I think Ganondorf seems more powerful and seems to take notice that you're a threat instead of waiting until the last minute to be like "Hey! He's trying to kill me!" like Majora. (That's what Majora seems like anyway.)
I truly have only played Majora's Mask once for about 10 to 15 minutes, so I probably wouldn't know too much about Majora. But, I have done my share of research here and there to know that Majora does not really have a background. Even though Majora showed up in only one game, Nintendo probably could have revealed more about Majora's story and such. I don't really care for under-developed characters. This may be because I haven't played enough of Majora's Mask to know much, but it seems to me that Majora is just some strange "thing" lusting for control of something. So it decides to drop the moon on Termina for no good reason except the fact that Majora had the opportunity to do so.
The thing about Ganon is that he is not just a villain. He has his backstory and is what you would call a "round" character. Majora, on the other hand, was a "flat" character. So, I am aware Ganon may have appeared many times, but each time, it helps add a bit more to him. The depth he has makes him more interesting and... well, better. At certain points, you could see both a good and bad side to him, but he gets corrupted by his lust for power... His story is just so much better, and is obviously much more powerful.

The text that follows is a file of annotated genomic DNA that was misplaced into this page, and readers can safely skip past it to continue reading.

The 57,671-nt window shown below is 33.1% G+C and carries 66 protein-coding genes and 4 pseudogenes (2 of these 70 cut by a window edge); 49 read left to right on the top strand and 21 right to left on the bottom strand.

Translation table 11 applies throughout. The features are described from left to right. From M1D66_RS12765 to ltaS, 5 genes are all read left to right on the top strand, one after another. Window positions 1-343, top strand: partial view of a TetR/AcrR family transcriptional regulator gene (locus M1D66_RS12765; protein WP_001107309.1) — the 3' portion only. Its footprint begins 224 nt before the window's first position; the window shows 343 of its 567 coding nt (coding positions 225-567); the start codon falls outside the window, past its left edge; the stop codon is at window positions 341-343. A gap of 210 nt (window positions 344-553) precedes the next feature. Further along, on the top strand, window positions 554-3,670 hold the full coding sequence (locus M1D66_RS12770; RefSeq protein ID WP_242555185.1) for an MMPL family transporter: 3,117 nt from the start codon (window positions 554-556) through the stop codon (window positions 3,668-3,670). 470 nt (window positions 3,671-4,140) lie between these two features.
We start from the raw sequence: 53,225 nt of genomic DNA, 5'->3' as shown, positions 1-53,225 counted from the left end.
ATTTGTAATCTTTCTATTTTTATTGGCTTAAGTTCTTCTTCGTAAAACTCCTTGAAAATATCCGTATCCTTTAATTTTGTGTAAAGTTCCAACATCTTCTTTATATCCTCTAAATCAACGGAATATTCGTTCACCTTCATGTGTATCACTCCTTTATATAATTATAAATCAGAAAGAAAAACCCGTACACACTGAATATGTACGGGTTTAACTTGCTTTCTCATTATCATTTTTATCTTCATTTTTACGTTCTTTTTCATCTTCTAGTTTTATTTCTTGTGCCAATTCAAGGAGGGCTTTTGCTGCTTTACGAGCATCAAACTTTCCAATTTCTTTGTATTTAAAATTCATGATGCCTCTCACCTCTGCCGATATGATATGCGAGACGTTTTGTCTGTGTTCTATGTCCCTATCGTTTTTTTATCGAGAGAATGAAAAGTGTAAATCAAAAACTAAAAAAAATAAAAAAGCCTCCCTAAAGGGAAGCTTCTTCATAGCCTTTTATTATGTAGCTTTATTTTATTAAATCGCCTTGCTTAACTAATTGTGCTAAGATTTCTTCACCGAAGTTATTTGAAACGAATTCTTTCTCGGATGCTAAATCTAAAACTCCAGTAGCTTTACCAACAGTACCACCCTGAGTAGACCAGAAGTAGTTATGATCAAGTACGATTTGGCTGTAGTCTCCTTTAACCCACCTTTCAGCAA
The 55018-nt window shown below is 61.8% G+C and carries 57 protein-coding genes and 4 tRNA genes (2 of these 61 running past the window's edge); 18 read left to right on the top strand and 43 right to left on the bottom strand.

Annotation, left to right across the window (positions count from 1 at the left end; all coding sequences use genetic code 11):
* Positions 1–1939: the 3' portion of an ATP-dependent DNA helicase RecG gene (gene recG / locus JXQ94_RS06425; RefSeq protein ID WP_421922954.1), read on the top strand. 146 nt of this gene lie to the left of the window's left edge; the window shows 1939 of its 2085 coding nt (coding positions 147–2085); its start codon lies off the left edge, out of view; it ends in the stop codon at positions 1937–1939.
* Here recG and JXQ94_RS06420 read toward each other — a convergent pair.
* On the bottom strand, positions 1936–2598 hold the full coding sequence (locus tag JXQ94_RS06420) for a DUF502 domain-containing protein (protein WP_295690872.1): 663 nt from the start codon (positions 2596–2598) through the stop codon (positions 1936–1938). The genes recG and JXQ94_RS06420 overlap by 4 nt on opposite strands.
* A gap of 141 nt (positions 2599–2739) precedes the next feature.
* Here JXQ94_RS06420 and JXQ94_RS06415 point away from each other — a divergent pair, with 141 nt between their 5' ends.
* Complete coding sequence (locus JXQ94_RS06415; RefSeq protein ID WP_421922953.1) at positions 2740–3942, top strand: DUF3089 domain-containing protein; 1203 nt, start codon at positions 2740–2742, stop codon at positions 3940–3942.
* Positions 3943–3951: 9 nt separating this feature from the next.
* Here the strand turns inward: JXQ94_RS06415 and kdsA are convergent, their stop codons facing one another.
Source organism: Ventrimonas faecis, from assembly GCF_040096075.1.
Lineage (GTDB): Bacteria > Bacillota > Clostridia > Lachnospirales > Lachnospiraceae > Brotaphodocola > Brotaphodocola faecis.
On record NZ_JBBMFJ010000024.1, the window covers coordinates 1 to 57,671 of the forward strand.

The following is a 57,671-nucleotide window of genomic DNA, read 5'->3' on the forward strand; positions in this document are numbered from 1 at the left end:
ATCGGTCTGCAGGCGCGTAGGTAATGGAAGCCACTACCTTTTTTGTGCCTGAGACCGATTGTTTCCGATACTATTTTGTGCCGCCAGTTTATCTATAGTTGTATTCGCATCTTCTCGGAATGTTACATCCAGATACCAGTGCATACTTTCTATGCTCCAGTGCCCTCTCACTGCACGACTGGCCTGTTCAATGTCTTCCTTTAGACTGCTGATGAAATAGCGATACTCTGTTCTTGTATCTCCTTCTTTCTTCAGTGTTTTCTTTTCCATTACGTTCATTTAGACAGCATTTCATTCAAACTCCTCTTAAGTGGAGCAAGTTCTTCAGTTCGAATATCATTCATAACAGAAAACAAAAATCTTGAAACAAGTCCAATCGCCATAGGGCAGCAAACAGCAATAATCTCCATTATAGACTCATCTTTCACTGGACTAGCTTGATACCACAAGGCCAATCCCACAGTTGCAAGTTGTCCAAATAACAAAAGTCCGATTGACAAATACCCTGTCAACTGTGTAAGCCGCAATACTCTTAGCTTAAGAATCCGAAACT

Well, besides the fact that Ganon/dorf is a little overused in Zelda games, I find Majora interesting because she's somewhat unique as opposed to Ganon.
Ganon's goal seems to always be to get the triforce and take over the world.
A pretty common objective in villains.
Majora, however, has no interest in taking over the world. She instead serves as a metaphor for unchecked emotion (in my opinion) and its self destructive nature (destroying the world with a creepy moon), a welcome change from Ganon's representation of lust for power, the villain archetype.
Majora is also unique to me because, at least for most of the game, your only image of her is the mask, and even at the end of the game, you don't really see Majora herself, but only her wrath and incarnation. This ties into my metaphor point, since Majora doesn't really have a physical presence the way emotion doesn't.
Also, the image one thinks of whenever they hear the name Majora, the mask, is such an incredible image. Its huge eyes look like they're looking inside you.
Majora's goal, motivation, deeper meaning, presence, and appearance, maker her the more memorable villain to me.